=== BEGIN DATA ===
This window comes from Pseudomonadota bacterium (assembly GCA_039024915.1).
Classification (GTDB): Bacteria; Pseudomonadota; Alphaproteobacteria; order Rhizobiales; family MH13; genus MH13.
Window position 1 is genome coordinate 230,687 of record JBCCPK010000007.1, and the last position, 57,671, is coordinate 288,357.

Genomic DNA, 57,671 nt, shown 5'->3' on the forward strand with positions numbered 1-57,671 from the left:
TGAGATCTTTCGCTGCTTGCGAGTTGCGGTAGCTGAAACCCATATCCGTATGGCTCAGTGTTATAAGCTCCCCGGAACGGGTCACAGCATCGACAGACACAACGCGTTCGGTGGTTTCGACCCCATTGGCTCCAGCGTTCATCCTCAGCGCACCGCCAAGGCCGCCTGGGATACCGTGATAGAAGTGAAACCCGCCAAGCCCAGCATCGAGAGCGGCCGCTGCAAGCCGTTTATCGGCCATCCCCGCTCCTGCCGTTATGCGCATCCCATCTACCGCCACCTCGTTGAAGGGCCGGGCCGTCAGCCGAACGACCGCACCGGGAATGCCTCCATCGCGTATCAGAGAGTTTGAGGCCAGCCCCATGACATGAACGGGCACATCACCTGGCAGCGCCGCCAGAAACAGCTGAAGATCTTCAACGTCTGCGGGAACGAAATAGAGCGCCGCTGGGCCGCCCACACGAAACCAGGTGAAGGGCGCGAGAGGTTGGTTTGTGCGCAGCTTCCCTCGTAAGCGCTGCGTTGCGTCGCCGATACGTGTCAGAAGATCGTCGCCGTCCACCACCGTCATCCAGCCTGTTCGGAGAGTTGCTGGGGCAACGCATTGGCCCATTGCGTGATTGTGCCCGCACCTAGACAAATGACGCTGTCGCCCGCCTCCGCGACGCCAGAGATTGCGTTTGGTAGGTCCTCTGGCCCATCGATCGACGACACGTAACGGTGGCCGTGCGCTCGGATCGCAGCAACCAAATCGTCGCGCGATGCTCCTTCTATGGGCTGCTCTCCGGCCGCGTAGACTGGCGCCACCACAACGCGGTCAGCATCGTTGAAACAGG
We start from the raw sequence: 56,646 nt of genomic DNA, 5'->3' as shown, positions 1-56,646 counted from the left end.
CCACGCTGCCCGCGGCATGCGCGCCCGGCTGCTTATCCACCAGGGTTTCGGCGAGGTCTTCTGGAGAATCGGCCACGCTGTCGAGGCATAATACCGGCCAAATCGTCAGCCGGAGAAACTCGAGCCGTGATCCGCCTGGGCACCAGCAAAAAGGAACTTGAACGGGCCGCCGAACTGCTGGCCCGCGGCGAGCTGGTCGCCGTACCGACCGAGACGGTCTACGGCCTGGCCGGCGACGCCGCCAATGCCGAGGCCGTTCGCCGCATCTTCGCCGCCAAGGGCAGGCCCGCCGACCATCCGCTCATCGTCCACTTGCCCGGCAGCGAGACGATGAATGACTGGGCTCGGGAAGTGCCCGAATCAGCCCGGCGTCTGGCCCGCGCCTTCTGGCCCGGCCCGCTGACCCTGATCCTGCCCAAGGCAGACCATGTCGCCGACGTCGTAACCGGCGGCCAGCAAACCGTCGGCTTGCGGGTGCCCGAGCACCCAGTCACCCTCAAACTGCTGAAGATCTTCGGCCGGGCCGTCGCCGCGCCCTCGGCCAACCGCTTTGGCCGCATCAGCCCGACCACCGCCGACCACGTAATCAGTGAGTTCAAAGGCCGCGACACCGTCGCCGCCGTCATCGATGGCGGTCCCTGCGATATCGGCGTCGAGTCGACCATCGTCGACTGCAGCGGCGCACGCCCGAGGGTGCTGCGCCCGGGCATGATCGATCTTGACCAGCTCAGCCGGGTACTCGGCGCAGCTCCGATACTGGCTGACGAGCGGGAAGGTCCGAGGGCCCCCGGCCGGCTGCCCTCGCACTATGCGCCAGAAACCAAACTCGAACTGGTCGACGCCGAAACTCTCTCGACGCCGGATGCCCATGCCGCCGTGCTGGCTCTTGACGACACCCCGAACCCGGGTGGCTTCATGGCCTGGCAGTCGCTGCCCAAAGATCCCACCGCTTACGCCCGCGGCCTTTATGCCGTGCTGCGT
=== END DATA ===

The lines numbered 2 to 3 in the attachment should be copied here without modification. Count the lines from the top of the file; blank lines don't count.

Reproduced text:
Classification (GTDB): Bacteria; Pseudomonadota; Alphaproteobacteria; order Rhizobiales; family MH13; genus MH13.
Window position 1 is genome coordinate 230,687 of record JBCCPK010000007.1, and the last position, 57,671, is coordinate 288,357.